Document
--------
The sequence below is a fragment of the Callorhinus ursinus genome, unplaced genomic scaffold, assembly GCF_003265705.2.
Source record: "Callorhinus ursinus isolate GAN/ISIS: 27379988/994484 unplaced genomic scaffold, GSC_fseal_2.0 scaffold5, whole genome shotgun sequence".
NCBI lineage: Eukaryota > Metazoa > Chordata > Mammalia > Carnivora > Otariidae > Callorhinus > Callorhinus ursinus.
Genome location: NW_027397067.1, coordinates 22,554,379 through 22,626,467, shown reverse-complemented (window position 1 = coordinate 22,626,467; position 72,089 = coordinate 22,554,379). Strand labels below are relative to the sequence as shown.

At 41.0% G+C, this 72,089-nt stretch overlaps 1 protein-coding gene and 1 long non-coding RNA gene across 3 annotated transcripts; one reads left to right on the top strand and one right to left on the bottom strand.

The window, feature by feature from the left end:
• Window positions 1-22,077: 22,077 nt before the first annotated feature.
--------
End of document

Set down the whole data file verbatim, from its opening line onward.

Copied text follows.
The sequence below is a fragment of the Callorhinus ursinus genome, unplaced genomic scaffold, assembly GCF_003265705.2.
Source record: "Callorhinus ursinus isolate GAN/ISIS: 27379988/994484 unplaced genomic scaffold, GSC_fseal_2.0 scaffold5, whole genome shotgun sequence".
NCBI lineage: Eukaryota > Metazoa > Chordata > Mammalia > Carnivora > Otariidae > Callorhinus > Callorhinus ursinus.
Genome location: NW_027397067.1, coordinates 22,554,379 through 22,626,467, shown reverse-complemented (window position 1 = coordinate 22,626,467; position 72,089 = coordinate 22,554,379). Strand labels below are relative to the sequence as shown.

At 41.0% G+C, this 72,089-nt stretch overlaps 1 protein-coding gene and 1 long non-coding RNA gene across 3 annotated transcripts; one reads left to right on the top strand and one right to left on the bottom strand.

The window, feature by feature from the left end:
• Window positions 1-22,077: 22,077 nt before the first annotated feature.